boundaries of the segment. This procedure ensures that the
solution of the compartmental model is insensitive to small
changes in the location of segment boundaries because changes in
these boundaries also affect how the input is partitioned between
nodes. In the mathematical description of the new compartmental
model, the effect of input to a segment is treated as
perturbations $I_\mathrm{P}$ and $I_\mathrm{D}$ to the axial
current $I_\mathrm{PD}$ at the proximal and distal boundaries of a
segment. Axial current $I_\mathrm{PD}+I_\mathrm{P}$ is assumed to
leave the proximal boundary of a segment in the direction of its
distal boundary, while axial current $I_\mathrm{PD}+I_\mathrm{D}$
is assumed to arrive at the distal boundary of a segment from the
direction of its proximal boundary. The perturbations
$I_\mathrm{P}$ and $I_\mathrm{D}$ must satisfy the conservation of
current condition
\begin{equation}\label{potc1}
(I_\mathrm{PD}+I_\mathrm{D})-(I_\mathrm{PD}+I_\mathrm{P})+h\int_0^1
J(\lambda,t)\,d\lambda=0\quad\rightarrow\quad
I_\mathrm{P}-I_\mathrm{D}=h\int_0^1 J(\lambda,t)\,d\lambda
\end{equation}
where $J(\lambda,t)$ denotes transmembrane current. The task is to
construct expressions for $I_\mathrm{P}$ and $I_\mathrm{D}$ that
satisfy (\ref{potc1}) for all constitutive forms for the current
density $J(\lambda,t)$. The new approach to compartmental
modelling requires a procedure or rule for partitioning
transmembrane current between the proximal and distal boundaries
of a segment. The rule used in this article is that transmembrane
current flow to a boundary of a segment is proportional to the
axial conductance of the segment lying between the point of
application of the current and that boundary. If
$G_\mathrm{P}(\lambda)$ is the axial conductance of the portion of
segment lying between the point $\lambda$ and the proximal
boundary of the segment, and $G_\mathrm{D}(\lambda)$ is the axial
conductance of the portion of segment lying between the point
$\lambda$ and the distal boundary of the segment, then
\begin{equation}\label{potc2}
G_\mathrm{P}(\lambda) =
\frac{\pi g_\mathrm{A} r_\mathrm{P}r(\lambda)}{\lambda h}\,,\qquad
G_\mathrm{D}(\lambda) =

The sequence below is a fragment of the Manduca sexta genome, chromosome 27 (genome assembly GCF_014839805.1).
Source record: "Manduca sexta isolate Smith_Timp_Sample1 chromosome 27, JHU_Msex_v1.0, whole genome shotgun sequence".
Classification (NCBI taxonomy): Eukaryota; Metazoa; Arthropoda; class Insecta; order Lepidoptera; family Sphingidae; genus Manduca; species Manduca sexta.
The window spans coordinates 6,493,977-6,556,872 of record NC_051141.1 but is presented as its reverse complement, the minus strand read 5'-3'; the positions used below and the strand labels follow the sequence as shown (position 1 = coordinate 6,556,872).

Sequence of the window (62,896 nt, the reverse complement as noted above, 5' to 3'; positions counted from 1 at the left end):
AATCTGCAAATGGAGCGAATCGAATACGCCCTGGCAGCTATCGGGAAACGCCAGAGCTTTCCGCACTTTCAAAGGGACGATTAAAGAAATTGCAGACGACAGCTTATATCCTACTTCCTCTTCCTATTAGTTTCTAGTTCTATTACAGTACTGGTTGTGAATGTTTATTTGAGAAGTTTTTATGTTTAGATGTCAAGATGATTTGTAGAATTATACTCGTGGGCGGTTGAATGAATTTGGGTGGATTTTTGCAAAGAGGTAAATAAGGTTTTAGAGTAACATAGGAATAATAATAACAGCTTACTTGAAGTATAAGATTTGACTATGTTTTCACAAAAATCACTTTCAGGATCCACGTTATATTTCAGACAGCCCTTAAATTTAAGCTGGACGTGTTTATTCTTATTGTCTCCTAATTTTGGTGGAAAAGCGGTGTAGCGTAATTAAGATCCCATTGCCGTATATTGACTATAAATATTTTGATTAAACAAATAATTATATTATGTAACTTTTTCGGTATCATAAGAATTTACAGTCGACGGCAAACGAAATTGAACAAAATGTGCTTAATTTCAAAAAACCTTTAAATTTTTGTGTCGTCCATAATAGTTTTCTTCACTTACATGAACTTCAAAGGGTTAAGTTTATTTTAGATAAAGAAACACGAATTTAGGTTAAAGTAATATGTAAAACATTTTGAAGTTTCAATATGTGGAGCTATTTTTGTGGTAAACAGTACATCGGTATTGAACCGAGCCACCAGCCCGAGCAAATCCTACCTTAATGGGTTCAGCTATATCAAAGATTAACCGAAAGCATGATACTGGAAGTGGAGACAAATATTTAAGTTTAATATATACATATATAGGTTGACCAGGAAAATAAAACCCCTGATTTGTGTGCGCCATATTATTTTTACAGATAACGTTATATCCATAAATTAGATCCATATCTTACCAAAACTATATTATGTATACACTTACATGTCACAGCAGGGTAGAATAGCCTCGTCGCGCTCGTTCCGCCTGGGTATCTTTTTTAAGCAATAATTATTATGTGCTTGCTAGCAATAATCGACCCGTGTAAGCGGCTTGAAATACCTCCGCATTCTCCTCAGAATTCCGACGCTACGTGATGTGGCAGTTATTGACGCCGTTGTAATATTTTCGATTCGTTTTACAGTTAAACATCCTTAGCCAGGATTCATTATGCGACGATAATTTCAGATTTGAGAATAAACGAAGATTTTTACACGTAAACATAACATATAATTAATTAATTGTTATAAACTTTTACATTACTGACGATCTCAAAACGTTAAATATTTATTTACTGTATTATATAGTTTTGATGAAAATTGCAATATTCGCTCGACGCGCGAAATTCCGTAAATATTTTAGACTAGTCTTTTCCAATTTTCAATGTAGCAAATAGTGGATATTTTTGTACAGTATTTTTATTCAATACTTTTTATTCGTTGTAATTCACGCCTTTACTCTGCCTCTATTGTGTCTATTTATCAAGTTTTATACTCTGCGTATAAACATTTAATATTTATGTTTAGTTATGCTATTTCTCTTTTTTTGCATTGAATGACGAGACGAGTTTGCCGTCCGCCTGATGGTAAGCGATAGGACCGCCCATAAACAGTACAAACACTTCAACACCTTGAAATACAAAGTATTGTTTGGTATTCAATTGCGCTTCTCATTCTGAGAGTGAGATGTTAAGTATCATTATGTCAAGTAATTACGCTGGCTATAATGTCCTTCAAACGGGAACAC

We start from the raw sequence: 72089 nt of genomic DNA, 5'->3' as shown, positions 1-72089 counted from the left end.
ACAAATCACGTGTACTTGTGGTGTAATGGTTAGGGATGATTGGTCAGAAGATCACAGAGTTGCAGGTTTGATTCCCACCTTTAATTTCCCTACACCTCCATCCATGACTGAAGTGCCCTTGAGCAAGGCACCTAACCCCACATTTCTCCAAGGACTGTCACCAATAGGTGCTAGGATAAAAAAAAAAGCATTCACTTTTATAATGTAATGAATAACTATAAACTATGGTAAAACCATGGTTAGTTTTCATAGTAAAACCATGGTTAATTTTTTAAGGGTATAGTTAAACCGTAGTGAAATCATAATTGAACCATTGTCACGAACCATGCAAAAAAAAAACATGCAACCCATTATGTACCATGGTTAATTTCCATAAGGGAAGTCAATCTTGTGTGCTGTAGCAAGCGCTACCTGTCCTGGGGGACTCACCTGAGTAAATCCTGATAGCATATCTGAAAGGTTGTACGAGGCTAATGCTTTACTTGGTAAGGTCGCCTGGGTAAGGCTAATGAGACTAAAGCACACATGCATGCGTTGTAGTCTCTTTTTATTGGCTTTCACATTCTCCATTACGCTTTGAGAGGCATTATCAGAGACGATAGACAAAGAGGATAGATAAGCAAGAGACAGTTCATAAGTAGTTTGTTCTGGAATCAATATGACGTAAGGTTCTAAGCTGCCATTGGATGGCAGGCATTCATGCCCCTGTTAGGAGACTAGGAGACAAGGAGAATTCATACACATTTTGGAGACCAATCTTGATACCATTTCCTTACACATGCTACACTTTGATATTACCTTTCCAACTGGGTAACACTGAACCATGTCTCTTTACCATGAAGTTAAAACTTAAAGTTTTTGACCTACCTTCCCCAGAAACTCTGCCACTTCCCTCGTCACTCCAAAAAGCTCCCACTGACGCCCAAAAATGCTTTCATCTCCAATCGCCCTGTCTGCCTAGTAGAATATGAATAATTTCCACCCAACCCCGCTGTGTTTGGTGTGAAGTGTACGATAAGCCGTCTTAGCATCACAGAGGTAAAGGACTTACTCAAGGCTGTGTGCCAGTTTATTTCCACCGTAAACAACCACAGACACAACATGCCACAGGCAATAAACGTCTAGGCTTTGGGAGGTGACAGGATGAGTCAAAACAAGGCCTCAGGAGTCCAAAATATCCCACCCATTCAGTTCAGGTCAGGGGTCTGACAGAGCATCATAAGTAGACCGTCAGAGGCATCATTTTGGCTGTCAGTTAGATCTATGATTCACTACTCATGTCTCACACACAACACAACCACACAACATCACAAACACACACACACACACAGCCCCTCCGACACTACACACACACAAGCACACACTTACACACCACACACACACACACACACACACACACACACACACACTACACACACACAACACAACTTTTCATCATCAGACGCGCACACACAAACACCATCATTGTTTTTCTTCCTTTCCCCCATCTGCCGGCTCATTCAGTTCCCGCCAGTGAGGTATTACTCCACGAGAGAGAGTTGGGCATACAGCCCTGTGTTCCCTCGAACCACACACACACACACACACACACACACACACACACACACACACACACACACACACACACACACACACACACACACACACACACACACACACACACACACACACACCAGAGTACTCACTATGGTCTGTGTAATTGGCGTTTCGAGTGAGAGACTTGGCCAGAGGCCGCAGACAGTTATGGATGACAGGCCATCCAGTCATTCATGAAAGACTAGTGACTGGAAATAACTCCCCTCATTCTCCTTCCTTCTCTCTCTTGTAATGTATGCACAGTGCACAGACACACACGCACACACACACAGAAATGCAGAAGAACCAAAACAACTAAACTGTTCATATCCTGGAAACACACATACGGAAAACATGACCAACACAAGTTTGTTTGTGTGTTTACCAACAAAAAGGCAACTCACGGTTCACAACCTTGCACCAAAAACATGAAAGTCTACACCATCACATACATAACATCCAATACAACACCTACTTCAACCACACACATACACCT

\frac{\pi g_\mathrm{A} r_\mathrm{D} r(\lambda)}{(1-\lambda)h}
\end{equation}
and the rule for partitioning transmembrane current leads to the
expressions
\begin{equation}\label{potc3}
\begin{array}{rcl}
I_\mathrm{P} & = & \ds h\int_0^1 \frac{G_\mathrm{P} J(\lambda,t)\,d\lambda}
{G_\mathrm{P}+G_\mathrm{D}}
= h\int_0^1 \frac{(1-\lambda)\,r_\mathrm{P}\,
J(\lambda,t)\,d\lambda}{(1-\lambda)\,r_\mathrm{P}
+\lambda\,r_\mathrm{D}}\,,\\[10pt]
-I_\mathrm{D} & = & \ds h\int_0^1 \frac{G_\mathrm{D} J(\lambda,t)\,d\lambda}
{G_\mathrm{P}+G_\mathrm{D}}
= h\int_0^1\frac{\lambda\,r_\mathrm{D}\,J(\lambda,t)\,d\lambda}
{(1-\lambda)\,r_\mathrm{P}+\lambda\,r_\mathrm{D}}\,.
\end{array}
\end{equation}
Clearly these expressions satisfy identically condition (\ref{potc1}) for the
conservation of current.

\subsection{Specification of transmembrane current}

Transmembrane current is usually assumed to consist of four
distinct components: capacitative current, intrinsic
voltage-dependent current and point process input which is
subdivided into synaptic current and exogenous point current.
Total transmembrane current is represented by
\begin{equation}\label{tc1}
\int 2\pi r \,c_\mathrm{M}\,\frac{\partial V}{\partial t}\,dx
+\int 2\pi r\,J_\mathrm{IVDC}(V)\,dx+\sum
J_\mathrm{SYN}(V_\mathrm{syn}) +\sum I_\mathrm{EX}
\end{equation}
where the integrals and summations are taken over the length of a
segment. In this expression $c_\mathrm{M}$ ($\mu$F/cm$^2$) is the
specific capacitance of the segment membrane, $V(x,t)$ is the
distribution of membrane potential at time $t$ (msec),
$J_\mathrm{IVDC}(V)$ ($\mu$A/cm$^2$) is the density of
transmembrane current due to intrinsic voltage-dependent channel
activity, $J_\mathrm{SYN}(V_\mathrm{syn})$ ($\mu$A) describes
synaptic input and $I_\mathrm{EX}$ ($\mu$A) describes exogenous
input. Although the specific capacitance of dendritic membrane is
normally taken to be constant in neuronal modelling, it will be
treated here as a function of position to show how transmembrane
current of this type may be incorporated into the new
compartmental model. For a segment of length $h$, the expression
for $J(\lambda,t)$ corresponding to formula (\ref{tc1}) is
\begin{equation}\label{tc2}
\begin{array}{rcl}
h J(\lambda,t) & = & \ds 2\pi h
r(\lambda)\,c_\mathrm{M}(\lambda)\,\frac{\partial
V(\lambda,t)}{\partial t}+2\pi h r(\lambda)\,J_\mathrm{IVDC}(V(\lambda,t))\\[10pt]
&&\qquad \ds+\;\sum_k
J_\mathrm{SYN}(V_\mathrm{syn})\,\delta(\lambda-\lambda_k) + \sum_k
I_\mathrm{EX}(t)\,\delta(\lambda-\lambda_k)
\end{array}
\end{equation}
where $\lambda_k$ denotes the relative location of the $k^{th}$
synapse or exogenous input with respect to the proximal boundary
of the segment ($\lambda=0$).